Beijing’s targeted retaliation, with hints of concessions, keeps damage to the global share rebound contained.
European stock market resolve is mostly holding after China breaks the suspense and unveils nuanced retaliation on $60bn in U.S. imports. Wall Street’s positive open also breaks the long-held pattern of U.S. shares taking the lead in global sentiment. It was Shanghai and Shenzhen shares that called an early halt to anxious selling. The new raft of duties from Beijing implies major concessions, though the complete list of 5,207 U.S. goods impacted (unchanged from earlier proposals) had yet to arrive at last check. Highlights include several instances where initially announced duties have been reduced. The obvious stand out is the cut of new tariffs on U.S. liquid natural gas to 10% versus 25% initially mooted. In a sense, it’s little surprise Beijing goes has gone for ‘measured’ over ‘aggressive’. It has consistently argued for restraint whilst aiming for higher ground, hoping Washington will be seen as vacating that position. Beijing is also still considering whether to send a top commerce minister to Washington for talks recently mooted by Treasury Secretary Mnuchin. In recent days, China suggested it might not participate. If it does after all, the partial aim would be conciliatory optics that may serve it well in broader diplomacy.
Yuan sellers hold off
Beijing has parried new duties adroitly in markets too. The People’s Bank of China quietly added some $29.2bn worth of short term yuan bank funding for banks via reverse auctions early in European hours. That followed a new medium-term yuan lending facility was opened a day earlier worth $38.6bn. The backdrop is local newspaper speculation that the PBOC may cut required reserve ratios again next month. As well, the yuan continues to – in effect – shave harsh edges off tariffs. The offshore rate earlier threatened to fall below the crucial ¥6.89 to the dollar. Dollar resistance is visible to the naked eye at that rate and traders are wary of aggressive selling there. With ample non-currency PBOC concessions this week, there’s a good chance the central bank will not tolerate a fall that far so soon. But a clear chain of lower highs suggests the pause may not last. Renminbi’s levers on EMFX means CNY’s controlled relapse complicates FX rebounds in Argentina, South Africa, Russia and more. Rates are holding up fairly well for now, though Turkey’s lira has been a clear lightening rod. USD/TRY jumped to within 1.3% of a low close to the CBRT’s massive hike last week. After confident cross-asset sentiment wanes, yuan and lira suggest further EMFX volatility will return to currencies linked to deep current account deficits in the near term.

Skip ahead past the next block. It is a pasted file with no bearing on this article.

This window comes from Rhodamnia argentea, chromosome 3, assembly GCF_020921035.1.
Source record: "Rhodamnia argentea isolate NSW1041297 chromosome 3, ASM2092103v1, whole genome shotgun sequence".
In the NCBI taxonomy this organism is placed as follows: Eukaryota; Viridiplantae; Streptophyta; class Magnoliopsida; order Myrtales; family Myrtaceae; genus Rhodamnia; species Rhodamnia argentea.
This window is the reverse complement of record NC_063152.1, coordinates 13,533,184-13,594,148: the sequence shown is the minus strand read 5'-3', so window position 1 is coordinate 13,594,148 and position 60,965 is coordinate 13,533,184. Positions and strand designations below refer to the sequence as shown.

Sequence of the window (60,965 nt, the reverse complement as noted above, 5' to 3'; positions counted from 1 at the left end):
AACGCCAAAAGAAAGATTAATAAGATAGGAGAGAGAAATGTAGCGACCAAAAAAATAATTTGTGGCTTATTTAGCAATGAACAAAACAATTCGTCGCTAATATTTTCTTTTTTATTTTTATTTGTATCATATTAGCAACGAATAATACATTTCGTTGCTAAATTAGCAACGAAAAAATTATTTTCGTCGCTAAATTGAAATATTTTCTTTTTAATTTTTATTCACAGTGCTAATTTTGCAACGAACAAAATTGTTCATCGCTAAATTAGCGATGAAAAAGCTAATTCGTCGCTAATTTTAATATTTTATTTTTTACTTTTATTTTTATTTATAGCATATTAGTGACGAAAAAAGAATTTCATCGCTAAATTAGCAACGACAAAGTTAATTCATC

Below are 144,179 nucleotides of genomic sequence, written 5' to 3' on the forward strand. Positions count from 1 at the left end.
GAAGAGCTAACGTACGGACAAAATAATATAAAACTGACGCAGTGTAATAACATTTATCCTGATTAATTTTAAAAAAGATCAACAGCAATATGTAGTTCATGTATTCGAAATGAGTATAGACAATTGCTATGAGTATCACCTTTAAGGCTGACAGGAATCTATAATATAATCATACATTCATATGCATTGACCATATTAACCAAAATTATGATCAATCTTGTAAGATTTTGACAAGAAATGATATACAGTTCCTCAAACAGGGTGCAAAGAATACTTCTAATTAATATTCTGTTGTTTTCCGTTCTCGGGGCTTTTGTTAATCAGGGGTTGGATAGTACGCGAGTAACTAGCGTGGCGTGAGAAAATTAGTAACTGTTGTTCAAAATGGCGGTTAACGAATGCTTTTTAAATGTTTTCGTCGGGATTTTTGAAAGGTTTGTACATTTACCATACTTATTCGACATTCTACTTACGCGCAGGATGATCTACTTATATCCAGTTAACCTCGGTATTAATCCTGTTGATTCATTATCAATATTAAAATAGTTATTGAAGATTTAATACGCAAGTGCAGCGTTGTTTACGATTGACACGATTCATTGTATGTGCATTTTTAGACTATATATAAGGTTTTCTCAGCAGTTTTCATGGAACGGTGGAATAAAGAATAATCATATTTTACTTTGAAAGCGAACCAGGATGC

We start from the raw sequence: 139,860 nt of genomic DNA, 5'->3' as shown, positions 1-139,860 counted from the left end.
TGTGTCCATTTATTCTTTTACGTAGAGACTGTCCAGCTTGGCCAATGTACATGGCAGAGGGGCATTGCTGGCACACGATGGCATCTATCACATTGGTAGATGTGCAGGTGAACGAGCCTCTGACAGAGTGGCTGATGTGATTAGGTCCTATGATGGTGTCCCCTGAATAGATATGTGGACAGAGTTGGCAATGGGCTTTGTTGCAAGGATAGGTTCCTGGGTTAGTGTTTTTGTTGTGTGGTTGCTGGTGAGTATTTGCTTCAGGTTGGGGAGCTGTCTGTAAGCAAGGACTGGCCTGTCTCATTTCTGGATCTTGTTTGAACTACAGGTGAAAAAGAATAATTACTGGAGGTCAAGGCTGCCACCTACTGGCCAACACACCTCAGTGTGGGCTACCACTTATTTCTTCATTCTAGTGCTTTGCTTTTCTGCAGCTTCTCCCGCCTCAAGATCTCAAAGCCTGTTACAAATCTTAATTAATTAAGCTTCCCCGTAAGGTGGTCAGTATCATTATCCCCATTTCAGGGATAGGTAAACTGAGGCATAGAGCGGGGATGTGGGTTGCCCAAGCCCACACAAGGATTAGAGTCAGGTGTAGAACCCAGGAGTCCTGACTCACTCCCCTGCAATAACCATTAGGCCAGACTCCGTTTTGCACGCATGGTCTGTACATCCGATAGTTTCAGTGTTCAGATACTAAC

China may stick to tariffs for now
A Lack of clarity about Beijing’s course of action is the main challenge to risk appetite from here on. (With higher duties on $170bn of U.S. imports so far this year, China has now raised new taxes on pretty much all trade with the States.) Logically, targeted official measures against U.S. industries in China could move to the centre of the conflict. The Foreign Ministry there accused Washington of introducing “new uncertainty” earlier. Yet Beijing’s consistent admonishing tone towards its chief trading partner and evident desire to project a conspicuously measured attitude suggests China will not move beyond tariffs for now. However, relief within the dominant U.S. technology sector—Nasdaq 100—rising the most among U.S./EU markets just now—may have limits as investors prepare for possible expansion of the dispute beyond trade taxes in the near term.
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